20% of enterprises will have digital security services by 2017

By year-end 2017, over 20 percent of enterprises will have digital security services devoted to protecting business initiatives using devices and services in the Internet of Things, according to Gartner.

“The power of an Internet of Things device to change the state of environments and of itselfwill cause chief information security officers (CISOs) to redefine the scope of their security efforts beyond present responsibilities,” said Earl Perkins, research vice president, Gartner.

“IoT security needs will be driven by specific business use cases that are resistant to categorization, compelling CISOs to prioritize initial implementations of IoT scenarios by tactical risk. The requirements for securing the IoT will be complex, forcing CISOs to use a blend of approaches from mobile and cloud architectures, combined with industrial control, automation and physical security,” added Perkins.

Gartner predicts that the installed base of “things,” excluding PCs, tablets and smartphones, will grow to 26 billion units in 2020, which is almost a 30-fold increase from 0.9 billion units in 2009. The component cost of IoT-enabling consumer devices will approach $1, and “ghost” devices with unused connectivity will be common.

There will be a $309 billion incremental revenue opportunity in 2020 for IoT suppliers from delivering products and services. The total economic value-add from IoT across industries will reach $1.9 trillion worldwide in 2020 by which time more than 80 percent of the IoT supplier revenue will be derived from services.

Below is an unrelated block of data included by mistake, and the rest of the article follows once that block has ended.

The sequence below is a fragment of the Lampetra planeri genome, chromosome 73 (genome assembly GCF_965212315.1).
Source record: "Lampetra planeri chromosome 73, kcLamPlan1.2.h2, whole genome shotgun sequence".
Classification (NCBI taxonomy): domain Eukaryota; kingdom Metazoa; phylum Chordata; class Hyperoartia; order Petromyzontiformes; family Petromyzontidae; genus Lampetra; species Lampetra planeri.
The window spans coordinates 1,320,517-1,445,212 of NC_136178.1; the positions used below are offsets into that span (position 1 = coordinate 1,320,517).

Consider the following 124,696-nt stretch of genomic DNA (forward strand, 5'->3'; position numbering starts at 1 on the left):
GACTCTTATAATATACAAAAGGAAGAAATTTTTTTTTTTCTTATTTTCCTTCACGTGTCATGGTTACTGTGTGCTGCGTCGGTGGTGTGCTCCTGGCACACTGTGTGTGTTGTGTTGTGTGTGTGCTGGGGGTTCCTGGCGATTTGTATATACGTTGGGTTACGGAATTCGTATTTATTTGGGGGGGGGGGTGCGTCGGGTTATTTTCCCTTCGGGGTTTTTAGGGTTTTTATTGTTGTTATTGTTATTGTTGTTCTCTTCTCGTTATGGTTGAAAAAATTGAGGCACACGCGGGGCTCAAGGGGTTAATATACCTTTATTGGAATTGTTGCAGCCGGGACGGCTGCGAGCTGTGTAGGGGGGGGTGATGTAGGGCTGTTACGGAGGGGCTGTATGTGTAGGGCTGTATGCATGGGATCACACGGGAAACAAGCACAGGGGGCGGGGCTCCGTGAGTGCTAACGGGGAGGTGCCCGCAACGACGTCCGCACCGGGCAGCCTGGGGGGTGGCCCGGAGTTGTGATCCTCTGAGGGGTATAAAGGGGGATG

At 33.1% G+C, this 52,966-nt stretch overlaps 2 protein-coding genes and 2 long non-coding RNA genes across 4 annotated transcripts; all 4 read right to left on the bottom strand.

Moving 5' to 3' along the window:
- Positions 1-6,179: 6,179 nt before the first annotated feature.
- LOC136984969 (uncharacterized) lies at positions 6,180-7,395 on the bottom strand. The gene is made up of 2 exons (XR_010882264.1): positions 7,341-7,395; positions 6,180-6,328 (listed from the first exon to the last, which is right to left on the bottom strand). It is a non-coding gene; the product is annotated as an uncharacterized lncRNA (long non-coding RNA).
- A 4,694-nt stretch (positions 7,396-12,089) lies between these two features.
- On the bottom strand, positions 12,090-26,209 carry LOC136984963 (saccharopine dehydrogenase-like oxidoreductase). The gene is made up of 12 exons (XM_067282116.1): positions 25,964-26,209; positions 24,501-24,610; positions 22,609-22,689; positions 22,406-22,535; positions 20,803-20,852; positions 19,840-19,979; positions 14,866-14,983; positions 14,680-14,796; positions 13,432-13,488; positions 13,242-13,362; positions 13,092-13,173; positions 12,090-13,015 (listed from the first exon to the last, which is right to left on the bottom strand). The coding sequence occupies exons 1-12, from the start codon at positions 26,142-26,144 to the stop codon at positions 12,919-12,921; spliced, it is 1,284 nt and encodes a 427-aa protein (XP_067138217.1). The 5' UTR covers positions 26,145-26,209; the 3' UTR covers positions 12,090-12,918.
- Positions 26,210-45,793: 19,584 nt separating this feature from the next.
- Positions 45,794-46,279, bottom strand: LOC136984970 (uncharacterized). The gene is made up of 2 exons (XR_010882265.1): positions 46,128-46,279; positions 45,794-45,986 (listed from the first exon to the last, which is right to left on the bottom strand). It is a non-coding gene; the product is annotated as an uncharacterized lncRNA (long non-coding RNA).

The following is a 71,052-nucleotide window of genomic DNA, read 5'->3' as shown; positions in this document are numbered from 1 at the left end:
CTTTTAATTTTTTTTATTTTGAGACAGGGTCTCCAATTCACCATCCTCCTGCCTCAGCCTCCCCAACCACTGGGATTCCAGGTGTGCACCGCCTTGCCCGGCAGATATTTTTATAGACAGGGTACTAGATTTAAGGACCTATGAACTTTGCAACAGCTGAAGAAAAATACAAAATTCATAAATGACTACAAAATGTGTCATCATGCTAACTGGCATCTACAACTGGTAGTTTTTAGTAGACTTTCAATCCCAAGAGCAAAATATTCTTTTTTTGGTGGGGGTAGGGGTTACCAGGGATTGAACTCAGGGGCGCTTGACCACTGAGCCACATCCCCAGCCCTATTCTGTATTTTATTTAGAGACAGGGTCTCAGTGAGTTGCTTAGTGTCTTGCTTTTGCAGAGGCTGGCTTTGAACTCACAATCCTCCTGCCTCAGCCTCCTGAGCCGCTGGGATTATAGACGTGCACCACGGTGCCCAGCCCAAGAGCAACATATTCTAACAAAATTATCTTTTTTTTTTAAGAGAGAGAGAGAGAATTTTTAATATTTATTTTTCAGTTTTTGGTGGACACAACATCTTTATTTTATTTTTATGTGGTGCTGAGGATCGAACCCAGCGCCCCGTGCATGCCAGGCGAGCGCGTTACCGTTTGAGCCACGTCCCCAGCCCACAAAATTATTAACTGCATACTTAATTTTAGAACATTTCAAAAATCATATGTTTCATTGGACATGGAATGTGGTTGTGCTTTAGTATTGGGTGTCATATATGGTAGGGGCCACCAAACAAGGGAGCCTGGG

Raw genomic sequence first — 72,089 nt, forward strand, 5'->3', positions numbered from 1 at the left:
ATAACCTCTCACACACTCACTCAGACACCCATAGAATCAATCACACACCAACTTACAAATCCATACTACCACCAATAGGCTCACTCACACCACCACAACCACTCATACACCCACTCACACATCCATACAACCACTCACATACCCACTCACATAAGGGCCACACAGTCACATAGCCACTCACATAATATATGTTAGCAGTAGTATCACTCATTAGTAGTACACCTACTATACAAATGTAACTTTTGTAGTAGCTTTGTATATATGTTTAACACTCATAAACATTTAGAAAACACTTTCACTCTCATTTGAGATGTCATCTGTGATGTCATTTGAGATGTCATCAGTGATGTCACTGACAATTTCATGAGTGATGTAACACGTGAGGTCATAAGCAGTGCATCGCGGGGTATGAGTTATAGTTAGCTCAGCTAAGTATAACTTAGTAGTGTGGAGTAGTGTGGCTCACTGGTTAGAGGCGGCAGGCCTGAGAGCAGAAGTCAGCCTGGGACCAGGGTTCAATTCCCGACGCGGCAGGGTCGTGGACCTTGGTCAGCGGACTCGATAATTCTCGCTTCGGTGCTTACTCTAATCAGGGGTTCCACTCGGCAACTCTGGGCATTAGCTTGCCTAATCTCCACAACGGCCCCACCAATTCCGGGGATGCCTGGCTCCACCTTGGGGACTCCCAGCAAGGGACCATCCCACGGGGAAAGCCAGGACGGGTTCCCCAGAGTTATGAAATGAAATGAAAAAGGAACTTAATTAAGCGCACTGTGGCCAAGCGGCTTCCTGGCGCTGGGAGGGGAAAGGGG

The industries likely to see the greatest value added from the IoT will initially be manufacturing, healthcare providers, insurance, and banking and securities. However, this growth will not be confined there but will expand across all industry sectors.

Perkins said that the Nexus of Forces identified in Gartner research— cloud, social, mobile and information — is driving early-state opportunities in the IoT. The IoT already has a myriad of commercial and consumer technology use cases that range from connected homes and connected automobiles to wearable devices, from intelligent medical equipment to sensor systems for smart cities and facilities management.

The characteristics of intelligent, purpose-built devices that are networked to provide information and state changes for themselves or surrounding environments are increasingly used in OT systems, such as those found in industrial control and automation. However, securing the IoT represents new CISO challenges in terms of the type, scale and complexity of the technologies and services that are required.

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